NASA announces Two Robotic Missions to Venus | Daily Current Affairs 2021

NASA announces Two Robotic Missions to Venus

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The National Aeronautics and Space Agency (NASA) recently announced its plans of launching two new scientific missions to Venus between 2028 and 2030.

About the Mission:

  • The missions have been awarded about $500 million under NASA’s Discovery Program.
  • Each one is expected to launch in the 2028-2030 timeframe.
  • The two new robotic missions are dubbed Davinci+ and Veritas.
  • Both the mission to Venus are aimed at examining the atmosphere and geological features on the planet.
  • The two missions to the Earth’s sister planet by NASA which will be it’s first one in decades aim to understand how Venus became an inferno-like world capable of melting lead at the surface.
  • These two missions were selected after a peer-review process.
  • They were chosen on the basis of their potential scientific value and feasibility of their development plans.

About Davinci+ Mission:

  • Davinci+ is “Deep Atmosphere Venus Investigation of Noble gases, Chemistry, and Imaging” mission.
  • It will measure the atmosphere of Venus to gain insight into how it formed and evolved.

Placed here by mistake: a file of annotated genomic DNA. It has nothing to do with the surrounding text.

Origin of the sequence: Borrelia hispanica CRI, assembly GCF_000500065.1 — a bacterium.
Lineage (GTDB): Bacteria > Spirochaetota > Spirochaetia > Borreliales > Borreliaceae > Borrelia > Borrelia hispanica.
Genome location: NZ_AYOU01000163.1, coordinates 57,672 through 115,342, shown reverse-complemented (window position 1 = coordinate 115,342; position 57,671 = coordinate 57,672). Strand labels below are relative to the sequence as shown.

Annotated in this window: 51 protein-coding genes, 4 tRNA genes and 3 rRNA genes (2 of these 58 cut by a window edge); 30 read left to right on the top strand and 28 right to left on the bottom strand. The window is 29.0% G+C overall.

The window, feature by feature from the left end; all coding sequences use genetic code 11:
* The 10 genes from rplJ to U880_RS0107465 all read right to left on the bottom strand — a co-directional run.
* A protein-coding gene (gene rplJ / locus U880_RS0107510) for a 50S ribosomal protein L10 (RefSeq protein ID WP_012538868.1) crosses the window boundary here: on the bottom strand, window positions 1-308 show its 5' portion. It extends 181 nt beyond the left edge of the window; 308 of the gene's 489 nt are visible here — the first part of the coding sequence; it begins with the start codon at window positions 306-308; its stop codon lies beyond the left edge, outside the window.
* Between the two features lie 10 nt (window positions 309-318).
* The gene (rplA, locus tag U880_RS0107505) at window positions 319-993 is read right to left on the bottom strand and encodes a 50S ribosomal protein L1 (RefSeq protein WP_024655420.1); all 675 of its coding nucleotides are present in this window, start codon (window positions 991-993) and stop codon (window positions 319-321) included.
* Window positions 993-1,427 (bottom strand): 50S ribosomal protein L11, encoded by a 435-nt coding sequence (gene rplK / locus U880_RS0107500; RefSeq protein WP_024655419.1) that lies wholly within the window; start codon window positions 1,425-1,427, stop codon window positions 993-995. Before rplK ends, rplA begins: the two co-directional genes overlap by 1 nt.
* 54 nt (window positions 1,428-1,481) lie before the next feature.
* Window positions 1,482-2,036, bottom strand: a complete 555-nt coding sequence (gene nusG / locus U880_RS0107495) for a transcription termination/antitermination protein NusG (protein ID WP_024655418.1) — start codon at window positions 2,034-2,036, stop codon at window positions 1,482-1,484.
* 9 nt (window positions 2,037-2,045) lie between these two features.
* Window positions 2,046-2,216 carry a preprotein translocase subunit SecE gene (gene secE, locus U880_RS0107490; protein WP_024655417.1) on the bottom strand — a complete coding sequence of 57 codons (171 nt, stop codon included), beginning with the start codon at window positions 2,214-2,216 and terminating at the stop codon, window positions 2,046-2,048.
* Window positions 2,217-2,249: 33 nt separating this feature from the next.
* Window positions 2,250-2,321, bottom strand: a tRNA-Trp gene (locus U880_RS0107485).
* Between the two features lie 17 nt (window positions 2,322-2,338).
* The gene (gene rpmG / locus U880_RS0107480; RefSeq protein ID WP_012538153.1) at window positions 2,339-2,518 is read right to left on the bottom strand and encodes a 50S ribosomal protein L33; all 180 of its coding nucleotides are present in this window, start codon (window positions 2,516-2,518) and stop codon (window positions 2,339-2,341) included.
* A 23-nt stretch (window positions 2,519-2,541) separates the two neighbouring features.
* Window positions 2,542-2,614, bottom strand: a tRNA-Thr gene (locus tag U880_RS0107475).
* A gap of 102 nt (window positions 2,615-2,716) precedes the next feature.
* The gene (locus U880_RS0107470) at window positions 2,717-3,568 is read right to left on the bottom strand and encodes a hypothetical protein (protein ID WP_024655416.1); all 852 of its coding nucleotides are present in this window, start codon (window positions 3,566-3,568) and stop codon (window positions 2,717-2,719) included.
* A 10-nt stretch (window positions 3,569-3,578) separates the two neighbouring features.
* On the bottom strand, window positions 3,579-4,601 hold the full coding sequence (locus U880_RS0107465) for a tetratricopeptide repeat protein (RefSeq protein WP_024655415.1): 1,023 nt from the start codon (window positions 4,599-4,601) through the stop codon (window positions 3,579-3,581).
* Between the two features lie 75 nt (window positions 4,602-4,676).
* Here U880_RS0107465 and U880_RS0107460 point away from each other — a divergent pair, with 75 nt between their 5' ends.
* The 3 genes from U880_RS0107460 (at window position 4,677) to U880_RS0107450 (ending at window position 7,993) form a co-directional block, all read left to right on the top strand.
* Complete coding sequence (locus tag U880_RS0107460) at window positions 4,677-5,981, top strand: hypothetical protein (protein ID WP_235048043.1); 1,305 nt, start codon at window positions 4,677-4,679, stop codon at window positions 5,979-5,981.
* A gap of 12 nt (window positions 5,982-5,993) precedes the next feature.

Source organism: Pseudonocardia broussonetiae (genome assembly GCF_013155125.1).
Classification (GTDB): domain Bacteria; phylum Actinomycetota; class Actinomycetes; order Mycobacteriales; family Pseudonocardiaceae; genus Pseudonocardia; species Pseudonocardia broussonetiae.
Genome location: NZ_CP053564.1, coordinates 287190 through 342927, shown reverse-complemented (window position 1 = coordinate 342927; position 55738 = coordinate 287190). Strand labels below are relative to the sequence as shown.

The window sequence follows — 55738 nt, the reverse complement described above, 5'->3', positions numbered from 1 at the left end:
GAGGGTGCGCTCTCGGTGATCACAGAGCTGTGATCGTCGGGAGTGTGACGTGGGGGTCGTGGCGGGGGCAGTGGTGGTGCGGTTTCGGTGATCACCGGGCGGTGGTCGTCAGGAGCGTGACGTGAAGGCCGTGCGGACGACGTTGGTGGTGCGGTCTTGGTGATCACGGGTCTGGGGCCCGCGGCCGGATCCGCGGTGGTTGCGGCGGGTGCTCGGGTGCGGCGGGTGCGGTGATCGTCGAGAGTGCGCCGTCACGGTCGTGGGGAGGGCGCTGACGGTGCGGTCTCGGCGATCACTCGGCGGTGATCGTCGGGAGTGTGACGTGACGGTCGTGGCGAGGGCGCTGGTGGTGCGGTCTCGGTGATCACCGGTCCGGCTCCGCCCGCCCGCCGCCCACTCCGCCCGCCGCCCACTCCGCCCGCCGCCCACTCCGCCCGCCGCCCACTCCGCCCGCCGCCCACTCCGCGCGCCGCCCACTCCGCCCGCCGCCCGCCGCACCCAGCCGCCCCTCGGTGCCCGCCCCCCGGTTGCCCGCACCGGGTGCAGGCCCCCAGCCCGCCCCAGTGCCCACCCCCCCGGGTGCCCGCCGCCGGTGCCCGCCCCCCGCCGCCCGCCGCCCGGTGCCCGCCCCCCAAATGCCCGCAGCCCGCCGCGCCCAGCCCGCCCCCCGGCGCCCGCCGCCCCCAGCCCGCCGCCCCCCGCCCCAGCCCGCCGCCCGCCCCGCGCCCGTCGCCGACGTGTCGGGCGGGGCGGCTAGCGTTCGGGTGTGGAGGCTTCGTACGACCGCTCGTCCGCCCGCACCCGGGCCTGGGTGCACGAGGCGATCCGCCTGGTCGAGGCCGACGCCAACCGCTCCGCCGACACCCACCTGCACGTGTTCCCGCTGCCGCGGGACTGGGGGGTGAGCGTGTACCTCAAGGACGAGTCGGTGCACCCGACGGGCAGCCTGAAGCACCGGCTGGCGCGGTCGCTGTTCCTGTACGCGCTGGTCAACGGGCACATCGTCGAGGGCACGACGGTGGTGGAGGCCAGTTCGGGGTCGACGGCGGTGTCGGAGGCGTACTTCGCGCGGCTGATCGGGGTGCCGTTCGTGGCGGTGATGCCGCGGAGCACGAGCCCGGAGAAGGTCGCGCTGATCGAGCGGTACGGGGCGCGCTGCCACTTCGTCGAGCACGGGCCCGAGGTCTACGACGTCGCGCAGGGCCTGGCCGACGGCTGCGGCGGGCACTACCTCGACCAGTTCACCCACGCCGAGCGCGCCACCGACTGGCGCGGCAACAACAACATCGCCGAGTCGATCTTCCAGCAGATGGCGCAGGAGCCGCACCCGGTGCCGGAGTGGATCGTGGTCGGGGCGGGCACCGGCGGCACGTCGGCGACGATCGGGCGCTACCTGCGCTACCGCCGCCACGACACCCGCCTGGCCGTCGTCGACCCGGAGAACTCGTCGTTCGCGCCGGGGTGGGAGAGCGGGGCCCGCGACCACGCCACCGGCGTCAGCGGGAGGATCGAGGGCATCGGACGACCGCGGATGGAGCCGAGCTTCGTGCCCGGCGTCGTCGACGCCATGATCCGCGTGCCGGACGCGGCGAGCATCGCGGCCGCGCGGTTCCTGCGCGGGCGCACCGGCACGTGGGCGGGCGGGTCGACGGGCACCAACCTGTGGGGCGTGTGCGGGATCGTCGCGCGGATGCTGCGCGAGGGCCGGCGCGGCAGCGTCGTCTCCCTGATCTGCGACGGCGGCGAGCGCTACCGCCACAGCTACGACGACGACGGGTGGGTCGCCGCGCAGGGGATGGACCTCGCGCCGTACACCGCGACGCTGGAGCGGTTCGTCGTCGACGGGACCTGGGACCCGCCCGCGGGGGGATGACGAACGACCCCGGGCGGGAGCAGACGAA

• It also seeks to determine whether Venus ever had an ocean.
  • DAVINCI+ will also consist of a fly-by spacecraft and an atmospheric descent probe.
  • It is expected to return the first high-resolution images of the unique geological characteristics on Venus called ‘tesserae’.
  • Scientists have believed that those features may be comparable to the continents of Earth and suggest that Venus has plate tectonics.

Veritas Mission:

  • The second mission, Veritas (Venus Emissivity, Radio Science, InSAR, Topography, and Spectroscopy) will map the surface of Venus to understand its geologic history.
  • It will also investigate how it developed differently than Earth.
  • It will use a form of radar to investigate surface elevations and will discover if volcanoes and earthquakes are still happening.

Background:

  • The US and the former Soviet Union sent multiple spacecraft to Venus in the early days of space exploration.
  • In 1962, NASA’s Mariner 2 performed the first successful flyby.
  • In 1970, the Soviets’ Venera 7 made the first successful landing.
  • In 1990, NASA used a space shuttle to send its Magellan spacecraft into orbit around Venus.
  • The European Space Agency put a spacecraft around Venus in 2006.

About Venus:

  • Venus is the hottest planet in the solar system and the second planet from the sun.
  • It is Earth’s closest planetary neighbor.
  • It is similar in structure to Earth but slightly smaller, with a diameter of about 12,000 kilometers (7,500 miles).
  • Its surface temperature is 500 degrees Celsius which is hot enough to melt lead.

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